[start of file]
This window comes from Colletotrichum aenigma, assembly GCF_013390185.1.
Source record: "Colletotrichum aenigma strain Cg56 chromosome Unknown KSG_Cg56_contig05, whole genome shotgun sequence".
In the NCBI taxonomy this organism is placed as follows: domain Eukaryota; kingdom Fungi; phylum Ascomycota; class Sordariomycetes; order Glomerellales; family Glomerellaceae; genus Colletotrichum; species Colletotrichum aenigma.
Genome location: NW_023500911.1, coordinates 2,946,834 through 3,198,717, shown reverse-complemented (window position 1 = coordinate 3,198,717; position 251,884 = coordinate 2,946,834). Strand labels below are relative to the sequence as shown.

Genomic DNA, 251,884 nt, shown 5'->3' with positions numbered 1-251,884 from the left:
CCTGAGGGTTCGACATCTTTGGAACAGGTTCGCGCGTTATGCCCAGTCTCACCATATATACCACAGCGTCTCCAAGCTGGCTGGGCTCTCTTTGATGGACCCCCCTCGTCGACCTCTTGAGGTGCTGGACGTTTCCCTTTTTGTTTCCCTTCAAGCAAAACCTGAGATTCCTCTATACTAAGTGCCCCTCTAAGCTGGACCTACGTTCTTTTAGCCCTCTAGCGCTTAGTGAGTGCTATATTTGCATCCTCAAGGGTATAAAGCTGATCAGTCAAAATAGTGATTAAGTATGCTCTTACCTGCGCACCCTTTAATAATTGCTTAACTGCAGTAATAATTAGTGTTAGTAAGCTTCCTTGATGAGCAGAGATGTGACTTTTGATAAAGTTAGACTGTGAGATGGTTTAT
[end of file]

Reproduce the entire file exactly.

This window comes from Colletotrichum aenigma, assembly GCF_013390185.1.
Source record: "Colletotrichum aenigma strain Cg56 chromosome Unknown KSG_Cg56_contig05, whole genome shotgun sequence".
In the NCBI taxonomy this organism is placed as follows: domain Eukaryota; kingdom Fungi; phylum Ascomycota; class Sordariomycetes; order Glomerellales; family Glomerellaceae; genus Colletotrichum; species Colletotrichum aenigma.
Genome location: NW_023500911.1, coordinates 2,946,834 through 3,198,717, shown reverse-complemented (window position 1 = coordinate 3,198,717; position 251,884 = coordinate 2,946,834). Strand labels below are relative to the sequence as shown.

Genomic DNA, 251,884 nt, shown 5'->3' with positions numbered 1-251,884 from the left:
CCTGAGGGTTCGACATCTTTGGAACAGGTTCGCGCGTTATGCCCAGTCTCACCATATATACCACAGCGTCTCCAAGCTGGCTGGGCTCTCTTTGATGGACCCCCCTCGTCGACCTCTTGAGGTGCTGGACGTTTCCCTTTTTGTTTCCCTTCAAGCAAAACCTGAGATTCCTCTATACTAAGTGCCCCTCTAAGCTGGACCTACGTTCTTTTAGCCCTCTAGCGCTTAGTGAGTGCTATATTTGCATCCTCAAGGGTATAAAGCTGATCAGTCAAAATAGTGATTAAGTATGCTCTTACCTGCGCACCCTTTAATAATTGCTTAACTGCAGTAATAATTAGTGTTAGTAAGCTTCCTTGATGAGCAGAGATGTGACTTTTGATAAAGTTAGACTGTGAGATGGTTTAT